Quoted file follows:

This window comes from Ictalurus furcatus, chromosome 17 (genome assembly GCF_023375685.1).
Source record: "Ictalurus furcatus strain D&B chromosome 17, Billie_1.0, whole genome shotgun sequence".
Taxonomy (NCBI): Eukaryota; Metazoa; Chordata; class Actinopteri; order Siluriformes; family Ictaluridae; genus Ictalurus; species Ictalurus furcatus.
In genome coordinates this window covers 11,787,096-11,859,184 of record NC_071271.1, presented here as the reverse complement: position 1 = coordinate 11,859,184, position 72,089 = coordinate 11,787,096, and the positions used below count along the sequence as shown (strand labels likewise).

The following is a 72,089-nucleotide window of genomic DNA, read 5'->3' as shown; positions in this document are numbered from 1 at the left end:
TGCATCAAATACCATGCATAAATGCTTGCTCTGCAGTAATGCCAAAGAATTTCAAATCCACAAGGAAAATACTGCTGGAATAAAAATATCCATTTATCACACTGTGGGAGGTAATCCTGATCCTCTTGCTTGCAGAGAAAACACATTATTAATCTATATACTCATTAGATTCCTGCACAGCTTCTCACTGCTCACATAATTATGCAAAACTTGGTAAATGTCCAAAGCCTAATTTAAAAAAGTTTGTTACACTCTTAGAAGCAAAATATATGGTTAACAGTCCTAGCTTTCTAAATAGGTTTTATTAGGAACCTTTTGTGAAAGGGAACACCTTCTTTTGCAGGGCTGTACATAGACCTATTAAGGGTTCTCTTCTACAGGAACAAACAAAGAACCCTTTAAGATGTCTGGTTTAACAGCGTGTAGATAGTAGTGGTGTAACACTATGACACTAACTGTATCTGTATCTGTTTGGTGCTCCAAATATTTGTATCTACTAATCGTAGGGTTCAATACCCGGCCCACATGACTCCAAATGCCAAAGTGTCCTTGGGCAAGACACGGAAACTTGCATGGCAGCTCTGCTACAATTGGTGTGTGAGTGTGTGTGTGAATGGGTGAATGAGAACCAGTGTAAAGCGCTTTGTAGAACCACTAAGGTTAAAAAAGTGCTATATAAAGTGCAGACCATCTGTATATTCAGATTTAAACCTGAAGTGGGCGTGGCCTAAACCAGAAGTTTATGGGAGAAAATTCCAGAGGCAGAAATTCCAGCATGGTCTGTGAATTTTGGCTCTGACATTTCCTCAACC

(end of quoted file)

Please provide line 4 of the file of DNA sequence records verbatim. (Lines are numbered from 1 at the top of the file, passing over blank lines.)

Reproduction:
In genome coordinates this window covers 11,787,096-11,859,184 of record NC_071271.1, presented here as the reverse complement: position 1 = coordinate 11,859,184, position 72,089 = coordinate 11,787,096, and the positions used below count along the sequence as shown (strand labels likewise).